Intel to Divide Processors By Power Consumption
In an attempt to let the customers choose between processors with different heat-dissipation and power consumption, Intel will add a special marking on its chips in LGA775 packaging.
All boxed versions of Intel’s new Pentium 4 and Celeron-D processors for the Socket T infrastructure will sport the so-called “Platform Compatibility Guide” code that will tell whether the chip can dissipate 84W or 115W, sources with knowledge of the matter said. Initially only boxed processors will have this code printed on the boxes, but eventually Intel plans to put the mark on the IHS of all chips in LGA775 packaging.
Platform Compatibility Guide 04A (PGC 04A) will be intended for mainstream and value processors, such as Celeron D and some Pentium 4 chips at $278 price-point or below. Processors that correspond to PGC 04A should have TDP of 84W or below.
Platform Compatibility Guide 04B (PGC 04B) will be intended for all Intel processors, including high-end, mainstream and value processor. Processors that correspond to PGC 04A should have TDP of 115W or below.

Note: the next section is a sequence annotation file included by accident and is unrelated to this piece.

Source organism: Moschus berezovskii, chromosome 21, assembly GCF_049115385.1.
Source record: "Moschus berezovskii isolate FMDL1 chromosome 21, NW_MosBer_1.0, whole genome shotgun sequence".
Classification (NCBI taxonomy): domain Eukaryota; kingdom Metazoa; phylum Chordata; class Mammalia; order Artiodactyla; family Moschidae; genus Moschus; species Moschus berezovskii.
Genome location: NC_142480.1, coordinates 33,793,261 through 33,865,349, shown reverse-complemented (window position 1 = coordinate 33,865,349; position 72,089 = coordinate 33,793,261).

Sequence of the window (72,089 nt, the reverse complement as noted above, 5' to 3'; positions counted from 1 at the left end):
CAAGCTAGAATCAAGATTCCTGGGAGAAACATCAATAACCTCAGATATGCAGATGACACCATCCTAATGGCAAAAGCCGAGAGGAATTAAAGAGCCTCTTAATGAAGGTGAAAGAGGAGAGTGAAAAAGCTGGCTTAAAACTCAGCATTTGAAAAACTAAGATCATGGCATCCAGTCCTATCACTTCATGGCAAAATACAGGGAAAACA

Processors that consume a lot of energy not only dissipate more heat, but also stress components of mainboards. As a result, loads of customers would like to install less power-hungry chips into their desktops so that to use quieter coolers and not get expensive mainboards that have specially-designed CPU power circuitries for processors that devour loads of power.
As reported numerous times, because of certain issues with Intel’s 90nm fabrication process, actual chips made using it heat pretty well presumably as a result of power leakage processes. Power leakage is current flowing in a circuitry that is not being used at the moment. While the problem has been around for decades, it became dramatically serious with Intel’s Pentium 4 E processors known as Prescott.
Starting from the second quarter of 2004 Intel Corporation will mark its CPUs according to their position in its product family or series. The first digit in the model number reflects product positioning; another two digits reveal relative performance within a concrete family of chips. The rating will make pretty tough to compare microprocessors of different series by their working frequency, but is supposed to reveal clear processor’s place in its family.
Officials from Intel did not comment on the story.
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